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Borehole Seismology - The Tool for Reservoir Characterization and Monitoring

PAULSSON, BJORN, Paulsson Geophysical Services Inc.; BRIAN FULLER, Paulsson Geophysical Services Inc.

Borehole seismology is rapidly advancing in a number of key areas. The first example of this is a 3D Reverse VSP (RVSP) survey recorded at the MIT test site in Michigan using P/GSI's downhole seismic vibrator. The 3D RVSP survey data was recorded using the downhole axial vibrator in one well and 325 geophones placed on the surface distributed around the source well. During the MIT RVSP survey the source was operated at depths between 3,000 ft and 4,500 ft. High quality data with a top frequency of 360 Hz was recorded with direct source-receiver paths of more than 6,000 ft. Good quality reflected data was also recorded with travel paths of 15,000 ft imaging geological features 5,000 ft below the source. 3D images with six times better resolution compared with surface seismic techniques were generated using the Reverse VSP data. A cement bond log taken before and after the MIT Michigan survey confirmed that the borehole source is non-destructive to the casing - cement interface.

The second example of new instrumentation for borehole seismic surveys is the 80 level, three-component, clamped borehole receiver array developed by P/GSI. The most recent survey, shot in December 1999, is a 634 shot 3D VSP recording 152,000 traces of seismic data in 72 hours with a peak frequency of over 200 Hz. The 3C geophone pod spacing in the array is either 25 or 50 ft, both common geophone spacing for VSP applications. We have demonstrated that data from the array can be used to image the entire drainage volume around the well at much higher resolution than what is possible from a surface seismic survey. The array also makes it possible to monitor the production from a field in real time with high resolution. In order to maximize the use of this new geophysical technique for development and production application the data is processed in the field and an image delivered to the clients within a few days.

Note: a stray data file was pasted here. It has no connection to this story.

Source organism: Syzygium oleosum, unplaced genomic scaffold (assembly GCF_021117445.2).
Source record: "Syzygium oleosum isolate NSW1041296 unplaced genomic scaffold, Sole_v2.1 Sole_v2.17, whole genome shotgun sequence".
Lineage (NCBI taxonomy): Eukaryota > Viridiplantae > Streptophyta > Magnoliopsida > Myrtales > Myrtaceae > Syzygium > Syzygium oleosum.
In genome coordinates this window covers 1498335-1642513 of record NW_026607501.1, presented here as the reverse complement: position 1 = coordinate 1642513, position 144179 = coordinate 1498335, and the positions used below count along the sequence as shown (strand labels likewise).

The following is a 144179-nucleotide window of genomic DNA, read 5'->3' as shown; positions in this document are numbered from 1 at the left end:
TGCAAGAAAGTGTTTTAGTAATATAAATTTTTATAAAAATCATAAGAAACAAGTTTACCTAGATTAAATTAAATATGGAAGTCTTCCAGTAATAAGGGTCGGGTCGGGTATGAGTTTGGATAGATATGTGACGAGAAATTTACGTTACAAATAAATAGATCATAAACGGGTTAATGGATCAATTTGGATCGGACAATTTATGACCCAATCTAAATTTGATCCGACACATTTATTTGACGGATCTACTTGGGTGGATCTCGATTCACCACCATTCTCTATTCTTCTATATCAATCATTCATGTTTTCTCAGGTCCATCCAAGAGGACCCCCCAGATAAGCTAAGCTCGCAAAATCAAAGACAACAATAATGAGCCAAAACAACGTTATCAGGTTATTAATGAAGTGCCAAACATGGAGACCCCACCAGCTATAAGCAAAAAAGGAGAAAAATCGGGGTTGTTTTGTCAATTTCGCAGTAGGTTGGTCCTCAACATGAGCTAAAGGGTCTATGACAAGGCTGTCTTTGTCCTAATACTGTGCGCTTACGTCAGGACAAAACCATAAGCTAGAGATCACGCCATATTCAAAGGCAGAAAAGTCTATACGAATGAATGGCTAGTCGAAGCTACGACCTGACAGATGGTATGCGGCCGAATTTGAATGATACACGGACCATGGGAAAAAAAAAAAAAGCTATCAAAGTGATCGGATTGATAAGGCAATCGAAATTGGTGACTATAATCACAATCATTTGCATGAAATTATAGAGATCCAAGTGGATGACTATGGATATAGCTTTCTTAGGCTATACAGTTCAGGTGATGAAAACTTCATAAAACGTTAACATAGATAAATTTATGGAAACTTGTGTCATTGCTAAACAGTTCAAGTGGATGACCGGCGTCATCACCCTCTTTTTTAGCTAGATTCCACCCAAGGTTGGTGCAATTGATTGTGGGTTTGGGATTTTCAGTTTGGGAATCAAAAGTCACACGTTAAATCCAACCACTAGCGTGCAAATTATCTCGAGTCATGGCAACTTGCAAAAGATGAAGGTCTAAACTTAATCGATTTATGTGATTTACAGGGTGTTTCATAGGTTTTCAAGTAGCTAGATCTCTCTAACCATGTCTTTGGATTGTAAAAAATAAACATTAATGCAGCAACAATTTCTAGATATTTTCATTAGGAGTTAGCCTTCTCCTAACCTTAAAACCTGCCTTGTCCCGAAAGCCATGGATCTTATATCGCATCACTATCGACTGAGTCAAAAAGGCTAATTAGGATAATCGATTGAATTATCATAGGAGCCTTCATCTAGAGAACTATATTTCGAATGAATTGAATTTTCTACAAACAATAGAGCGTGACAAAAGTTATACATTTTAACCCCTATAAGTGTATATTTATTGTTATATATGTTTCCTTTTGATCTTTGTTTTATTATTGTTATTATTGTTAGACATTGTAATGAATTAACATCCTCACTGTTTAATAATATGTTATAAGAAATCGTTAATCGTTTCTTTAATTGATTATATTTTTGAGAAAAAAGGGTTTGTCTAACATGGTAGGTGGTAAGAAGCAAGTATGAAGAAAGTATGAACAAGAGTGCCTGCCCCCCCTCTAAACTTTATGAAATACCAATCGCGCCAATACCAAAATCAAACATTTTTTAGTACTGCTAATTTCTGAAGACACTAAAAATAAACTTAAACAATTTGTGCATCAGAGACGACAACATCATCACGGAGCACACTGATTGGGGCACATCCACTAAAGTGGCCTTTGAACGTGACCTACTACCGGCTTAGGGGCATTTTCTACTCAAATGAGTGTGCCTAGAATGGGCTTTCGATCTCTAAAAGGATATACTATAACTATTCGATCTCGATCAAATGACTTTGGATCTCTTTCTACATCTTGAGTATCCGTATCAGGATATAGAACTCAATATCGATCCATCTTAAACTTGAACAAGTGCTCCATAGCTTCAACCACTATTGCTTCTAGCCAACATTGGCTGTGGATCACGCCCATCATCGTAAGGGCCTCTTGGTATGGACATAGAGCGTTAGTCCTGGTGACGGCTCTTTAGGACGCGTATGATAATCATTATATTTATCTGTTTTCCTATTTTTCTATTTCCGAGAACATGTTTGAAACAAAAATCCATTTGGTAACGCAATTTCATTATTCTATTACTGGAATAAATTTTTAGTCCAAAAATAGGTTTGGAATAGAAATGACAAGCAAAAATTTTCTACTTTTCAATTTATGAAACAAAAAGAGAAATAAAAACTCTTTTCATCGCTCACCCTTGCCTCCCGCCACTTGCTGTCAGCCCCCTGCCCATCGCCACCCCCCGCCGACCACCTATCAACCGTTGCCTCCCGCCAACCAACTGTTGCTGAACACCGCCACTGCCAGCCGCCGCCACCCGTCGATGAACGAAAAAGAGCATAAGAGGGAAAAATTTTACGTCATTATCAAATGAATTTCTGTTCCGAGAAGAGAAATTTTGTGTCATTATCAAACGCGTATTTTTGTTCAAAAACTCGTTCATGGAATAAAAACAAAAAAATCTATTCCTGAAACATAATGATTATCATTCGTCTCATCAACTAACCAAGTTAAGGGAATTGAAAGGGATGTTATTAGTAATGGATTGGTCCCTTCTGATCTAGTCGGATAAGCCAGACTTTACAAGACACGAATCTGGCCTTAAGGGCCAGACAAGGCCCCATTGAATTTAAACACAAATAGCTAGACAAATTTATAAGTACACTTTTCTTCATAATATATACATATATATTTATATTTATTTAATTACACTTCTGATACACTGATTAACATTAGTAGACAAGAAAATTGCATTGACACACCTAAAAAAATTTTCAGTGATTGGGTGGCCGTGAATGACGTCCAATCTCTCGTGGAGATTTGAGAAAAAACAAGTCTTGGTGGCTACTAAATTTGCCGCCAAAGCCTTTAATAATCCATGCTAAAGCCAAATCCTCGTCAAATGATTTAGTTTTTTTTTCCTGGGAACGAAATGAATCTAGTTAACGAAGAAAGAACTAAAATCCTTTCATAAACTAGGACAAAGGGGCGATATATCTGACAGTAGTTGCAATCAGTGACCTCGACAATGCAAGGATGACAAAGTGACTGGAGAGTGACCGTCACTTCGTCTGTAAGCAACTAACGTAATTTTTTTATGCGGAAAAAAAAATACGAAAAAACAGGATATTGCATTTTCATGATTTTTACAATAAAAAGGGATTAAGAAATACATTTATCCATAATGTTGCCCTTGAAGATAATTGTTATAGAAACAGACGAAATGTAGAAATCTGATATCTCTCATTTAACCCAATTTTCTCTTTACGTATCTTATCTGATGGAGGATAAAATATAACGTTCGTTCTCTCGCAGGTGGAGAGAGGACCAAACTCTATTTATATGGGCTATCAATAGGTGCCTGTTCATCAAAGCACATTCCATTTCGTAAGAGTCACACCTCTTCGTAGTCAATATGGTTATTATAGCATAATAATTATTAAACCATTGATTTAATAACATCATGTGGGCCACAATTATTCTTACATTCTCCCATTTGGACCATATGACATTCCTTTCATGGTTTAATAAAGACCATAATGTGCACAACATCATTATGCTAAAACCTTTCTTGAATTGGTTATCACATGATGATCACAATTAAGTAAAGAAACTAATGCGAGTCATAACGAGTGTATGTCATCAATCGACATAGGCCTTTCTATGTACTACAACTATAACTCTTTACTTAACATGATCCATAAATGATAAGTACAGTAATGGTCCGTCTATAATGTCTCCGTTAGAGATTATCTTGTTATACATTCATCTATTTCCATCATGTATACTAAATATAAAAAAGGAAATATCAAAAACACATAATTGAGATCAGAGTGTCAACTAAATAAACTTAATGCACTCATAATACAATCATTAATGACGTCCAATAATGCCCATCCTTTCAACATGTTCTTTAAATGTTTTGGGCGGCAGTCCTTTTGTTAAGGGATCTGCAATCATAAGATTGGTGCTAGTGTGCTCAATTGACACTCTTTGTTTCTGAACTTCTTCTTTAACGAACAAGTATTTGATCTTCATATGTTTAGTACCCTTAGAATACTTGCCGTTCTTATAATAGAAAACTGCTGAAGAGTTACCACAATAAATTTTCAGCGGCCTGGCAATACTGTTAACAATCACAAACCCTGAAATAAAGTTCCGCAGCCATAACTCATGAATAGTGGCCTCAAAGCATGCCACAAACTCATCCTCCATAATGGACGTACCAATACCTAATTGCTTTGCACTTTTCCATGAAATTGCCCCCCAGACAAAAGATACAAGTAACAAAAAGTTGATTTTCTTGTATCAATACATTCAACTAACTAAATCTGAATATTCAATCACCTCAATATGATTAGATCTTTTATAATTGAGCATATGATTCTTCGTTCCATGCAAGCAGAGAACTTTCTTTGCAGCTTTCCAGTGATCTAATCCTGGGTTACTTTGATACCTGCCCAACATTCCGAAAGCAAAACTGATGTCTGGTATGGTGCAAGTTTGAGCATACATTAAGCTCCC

The third new instrumentation technology we will discuss is an all fiberoptic hydrophone array. P/GSI has collaborated with Litton to design and manufacture a 96 channel all fiberoptic hydrophone arrays for boreholes. This array was tested for the first time in an oil field in October 1999 in Texaco's Kern River oil field. The maximum OD of the array is 1.2" so it will fit inside tubing as small as 1.5". The first survey with the all fiberoptic hydrophone array was a cross well survey using the P/GSI downhole vibrator as the borehole source. 500 Hz data was recorded in the unconsolidated formation and the images generated have a resolution better than 5 ft.

 

 

AAPG Search and Discovery Article #90911©2000 AAPG Pacific Section and Western Region Society of Petroleum Engineers, Long Beach, California